The winner of the e-book Picking Your Performance Puppy is AnnaKarin Nordangård! I used an online random number generator to pick a winner. AnnaKarin is getting a new puppy in a few weeks, so I hope she’ll have some use for the book. This is the video that AnnaKarin picked as her favorite is this one:
I can’t believe it’s almost four years ago. Pi was just a puppy and we lived in another house in another country.
Talking about different countries, there is a lot of discussion in both Norway (Where Thomas is from, and where we used to live) and Sweden (where I’m from and where we live now) about how to best organize the sport of agility. I think that both countries need agility organizations that are associated with the Kennel Club, but still does it’s own thing and has a strong democracy where the agility handlers make the calls. There are a lot of decisions made about agility that I’m sure that most agility handlers don’t agree on. One of those decisions is that you from this year has to be a Norwegian citizen to compete in the Norwegian Championships (which, incidentally was won by a Finn living in Norway two years ago…). I’m glad that I’m not still living there. Another is that the Norwegian Championships are held at Norway’s biggest dog show – indoors on a carpet so bad that a lot of people chose not to come.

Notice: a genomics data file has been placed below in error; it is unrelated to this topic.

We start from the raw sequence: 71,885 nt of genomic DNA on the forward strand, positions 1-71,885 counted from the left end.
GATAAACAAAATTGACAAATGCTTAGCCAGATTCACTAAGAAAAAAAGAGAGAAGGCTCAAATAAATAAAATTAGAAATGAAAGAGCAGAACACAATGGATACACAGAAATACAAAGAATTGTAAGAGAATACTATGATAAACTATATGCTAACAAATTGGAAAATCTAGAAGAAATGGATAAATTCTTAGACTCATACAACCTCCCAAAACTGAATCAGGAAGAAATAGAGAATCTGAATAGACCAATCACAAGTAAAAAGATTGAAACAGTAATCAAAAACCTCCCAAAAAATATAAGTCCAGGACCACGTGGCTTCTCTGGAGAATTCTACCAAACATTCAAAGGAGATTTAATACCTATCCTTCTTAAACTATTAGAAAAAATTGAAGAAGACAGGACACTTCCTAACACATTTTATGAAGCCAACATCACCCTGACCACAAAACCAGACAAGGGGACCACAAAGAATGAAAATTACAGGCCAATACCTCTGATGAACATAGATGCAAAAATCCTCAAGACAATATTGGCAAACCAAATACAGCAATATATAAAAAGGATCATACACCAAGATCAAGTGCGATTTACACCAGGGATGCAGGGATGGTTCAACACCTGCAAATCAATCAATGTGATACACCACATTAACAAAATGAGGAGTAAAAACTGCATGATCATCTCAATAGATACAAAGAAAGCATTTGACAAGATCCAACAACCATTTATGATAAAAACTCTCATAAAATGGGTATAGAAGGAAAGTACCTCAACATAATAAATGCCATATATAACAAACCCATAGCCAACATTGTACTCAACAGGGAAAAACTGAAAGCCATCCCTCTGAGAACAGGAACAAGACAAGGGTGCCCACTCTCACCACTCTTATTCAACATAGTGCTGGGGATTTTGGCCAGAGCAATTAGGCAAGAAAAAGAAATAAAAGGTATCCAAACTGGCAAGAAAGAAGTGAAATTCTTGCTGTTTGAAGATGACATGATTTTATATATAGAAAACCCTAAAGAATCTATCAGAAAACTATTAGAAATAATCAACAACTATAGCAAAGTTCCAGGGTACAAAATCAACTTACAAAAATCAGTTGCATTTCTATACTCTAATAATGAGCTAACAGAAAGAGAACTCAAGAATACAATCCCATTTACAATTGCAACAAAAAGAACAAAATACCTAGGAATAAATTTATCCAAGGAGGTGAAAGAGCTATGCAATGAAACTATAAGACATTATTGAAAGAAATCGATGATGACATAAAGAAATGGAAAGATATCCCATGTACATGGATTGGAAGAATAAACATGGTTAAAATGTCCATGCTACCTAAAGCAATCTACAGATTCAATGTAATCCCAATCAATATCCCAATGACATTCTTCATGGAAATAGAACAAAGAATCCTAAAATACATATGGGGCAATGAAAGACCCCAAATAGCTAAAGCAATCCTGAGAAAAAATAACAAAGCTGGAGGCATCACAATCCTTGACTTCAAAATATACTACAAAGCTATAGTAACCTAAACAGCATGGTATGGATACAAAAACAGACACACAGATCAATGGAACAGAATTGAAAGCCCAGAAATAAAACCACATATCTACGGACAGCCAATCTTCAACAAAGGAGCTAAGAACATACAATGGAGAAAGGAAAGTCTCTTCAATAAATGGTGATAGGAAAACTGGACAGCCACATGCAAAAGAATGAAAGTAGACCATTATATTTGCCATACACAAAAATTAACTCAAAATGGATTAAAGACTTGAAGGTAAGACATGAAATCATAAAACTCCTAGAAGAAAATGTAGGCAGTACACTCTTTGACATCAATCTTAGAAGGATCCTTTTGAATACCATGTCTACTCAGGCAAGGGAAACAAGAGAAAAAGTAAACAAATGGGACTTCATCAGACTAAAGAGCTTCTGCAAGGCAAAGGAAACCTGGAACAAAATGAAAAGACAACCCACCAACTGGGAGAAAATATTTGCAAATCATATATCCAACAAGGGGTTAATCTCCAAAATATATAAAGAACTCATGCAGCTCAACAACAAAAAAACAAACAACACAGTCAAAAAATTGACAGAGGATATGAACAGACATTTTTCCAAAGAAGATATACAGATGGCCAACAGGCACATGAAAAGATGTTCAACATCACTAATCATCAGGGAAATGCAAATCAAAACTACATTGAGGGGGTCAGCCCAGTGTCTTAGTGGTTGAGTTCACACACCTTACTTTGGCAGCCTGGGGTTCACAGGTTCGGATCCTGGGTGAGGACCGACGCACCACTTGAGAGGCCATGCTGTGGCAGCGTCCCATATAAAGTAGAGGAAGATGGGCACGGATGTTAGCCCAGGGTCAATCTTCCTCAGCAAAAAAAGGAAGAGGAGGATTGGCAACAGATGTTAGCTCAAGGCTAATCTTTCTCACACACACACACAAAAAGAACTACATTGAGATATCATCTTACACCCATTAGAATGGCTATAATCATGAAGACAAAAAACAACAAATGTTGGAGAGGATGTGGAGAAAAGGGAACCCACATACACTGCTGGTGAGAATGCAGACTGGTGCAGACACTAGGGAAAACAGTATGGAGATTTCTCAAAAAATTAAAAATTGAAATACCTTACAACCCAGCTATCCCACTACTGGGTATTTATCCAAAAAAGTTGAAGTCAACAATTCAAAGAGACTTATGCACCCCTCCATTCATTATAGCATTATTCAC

Things are not quite as bad in Sweden, but there is still a great need for more democracy here. Agility is run by the Swedish Working Dog Association (SBK), an organization that has a long and proud history of educating Swedes about dogs, breeding working dogs and organizing working trials and obedience trials. The Swedish Working Dog Association (SBK) is a part of the Swedish Kennel Club (SKK). I have been a member of SBK for over 15 years and have always been proud of the incredible tradition we have in this country. Every town has it’s own club with big green fields and nice house. But SBK and agility is not a good match. An organization that also deals with breeding certain breeds, organizing working trials, evaluating mentality in dogs and educating dogs for the military is just too big to rule over agility. We need more democracy and we need people concerned with agility making the decisions. I hope both Norway and Sweden will come to this solution soon.
If you read Scandinavian or if you’re good with translating texts online, here are some blog posts that talk about both problems and solutions: